Eventually, two developers – Alexei Starovoitov and Daniel Borkmann – started working together to solve the problem in a more significant, more lasting way. Instead of inserting something brand new into Linux, they extended the capabilities of an existing component—the Berkeley Packet Filter—into eBPF. They did so slowly and carefully over time, ensuring stability the whole way through and eventually building the groundwork for a technology that everyone looking for improved open-source monitoring is now eying. 

The core difference that eBPF offers is programmability without disruption. With eBPF, the Linux kernel becomes programmable, which means developers can modify how Linux behaves without requesting the Linux maintainers make changes to the codebase. A technology that was once nearly untouchable has become endlessly customizable. 

The spread of eBPF

Until 2021, eBPF was exclusive to Linux, and the ability to work with it was relatively exclusive to people with deep kernel experience. Tech leaders recognized that an industry-wide transformation would happen early on, but adoption needed to become more accessible before the momentum really took off. 

Major companies, such as Meta, Google, and Netflix, all have eBPF running in their infrastructures, and in 2021, Microsoft created eBPF for Windows, paving the way toward industry-wide eBPF standardization.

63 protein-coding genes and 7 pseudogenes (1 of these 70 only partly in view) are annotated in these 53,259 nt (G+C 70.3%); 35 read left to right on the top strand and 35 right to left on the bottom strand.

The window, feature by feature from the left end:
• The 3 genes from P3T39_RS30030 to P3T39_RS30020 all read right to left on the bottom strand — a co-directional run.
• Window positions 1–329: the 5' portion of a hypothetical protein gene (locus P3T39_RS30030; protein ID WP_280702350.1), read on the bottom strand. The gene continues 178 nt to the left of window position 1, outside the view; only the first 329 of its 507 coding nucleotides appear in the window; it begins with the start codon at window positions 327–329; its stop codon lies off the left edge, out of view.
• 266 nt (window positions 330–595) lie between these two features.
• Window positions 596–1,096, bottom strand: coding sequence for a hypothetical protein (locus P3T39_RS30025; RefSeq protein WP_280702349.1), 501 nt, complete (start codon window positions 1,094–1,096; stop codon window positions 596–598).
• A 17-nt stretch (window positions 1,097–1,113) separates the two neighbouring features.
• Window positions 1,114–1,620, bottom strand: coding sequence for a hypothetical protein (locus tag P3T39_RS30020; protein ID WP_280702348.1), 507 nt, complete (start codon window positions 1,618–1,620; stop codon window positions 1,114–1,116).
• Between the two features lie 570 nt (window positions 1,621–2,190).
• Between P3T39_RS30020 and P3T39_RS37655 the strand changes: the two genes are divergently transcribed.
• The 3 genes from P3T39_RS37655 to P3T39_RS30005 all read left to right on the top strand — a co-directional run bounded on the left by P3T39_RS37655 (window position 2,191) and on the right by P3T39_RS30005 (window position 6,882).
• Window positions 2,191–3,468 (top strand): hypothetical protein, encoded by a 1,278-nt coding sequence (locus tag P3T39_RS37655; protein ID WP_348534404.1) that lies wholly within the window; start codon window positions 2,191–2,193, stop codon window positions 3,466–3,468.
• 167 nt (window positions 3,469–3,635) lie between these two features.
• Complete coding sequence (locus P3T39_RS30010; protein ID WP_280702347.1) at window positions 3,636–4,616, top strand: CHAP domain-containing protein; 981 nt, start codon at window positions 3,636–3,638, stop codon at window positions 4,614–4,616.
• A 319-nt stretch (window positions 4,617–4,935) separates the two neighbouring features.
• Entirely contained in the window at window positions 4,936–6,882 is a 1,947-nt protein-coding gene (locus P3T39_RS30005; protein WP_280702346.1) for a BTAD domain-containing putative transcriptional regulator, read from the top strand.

As these efforts and the benefits they offer become more widely known, smaller and smaller companies will pursue eBPF and eBPF-based tools en masse. The demand for Linux customization has been present for decades, so these changes – as big as they have been – are only the beginning. 

Three core use cases of eBPF

A technology shift like eBPF causes too many benefits to name: The scale of the change itself is significant, but each change will create a cascade of secondary changes. The shift is less like Facebook emerging and defeating Myspace and Friendster and more like Rust emerging and quickly becoming a new paradigm for bare-metal development.

As of now, the core benefits of eBPF come down to three categories: Performance, visibility, and freedom. 

Performance improvements for companies with large networking and cloud expenditures

With eBPF, companies can iterate more rapidly, improve performance dramatically, and save enormous resources as a result. These improvements tend to scale with networking and cloud expenditures, which is a big reason why so many large companies have been early eBPF adopters.

Netflix, for example, has been contributing to eBPF since 2014 and built a network observability sidecar using eBPF, which has granted it much greater and much more performant observability. The sidecar, called Flow Exporter, debuted in 2015. Thanks to eBPF tracepoints, it can, according to a blog post from Netflix, “capture TCP flows at near real-time.”


For a company as big as Netflix, the ability to capture more and better data with little impact on performance is massive – and likely entirely impossible without eBPF. “At much less than 1% of CPU and memory on the instance,” the post continues, “This highly performant sidecar provides flow data at scale for network insight.”

Netflix isn’t alone. Amazon, as another example, offers a threat detection service called Amazon GuardDuty and improved upon it by adding runtime monitoring

Amazon_eBPF.pngIn a post on the subject, Amazon explained that the agent has upper limits of 1000m for CPU and 1GB for memory. Despite runtime monitoring requiring pressure on the node, however, “The only observable activity is the eBPF agent collecting data and forwarding it to Amazon GuardDuty for analysis.”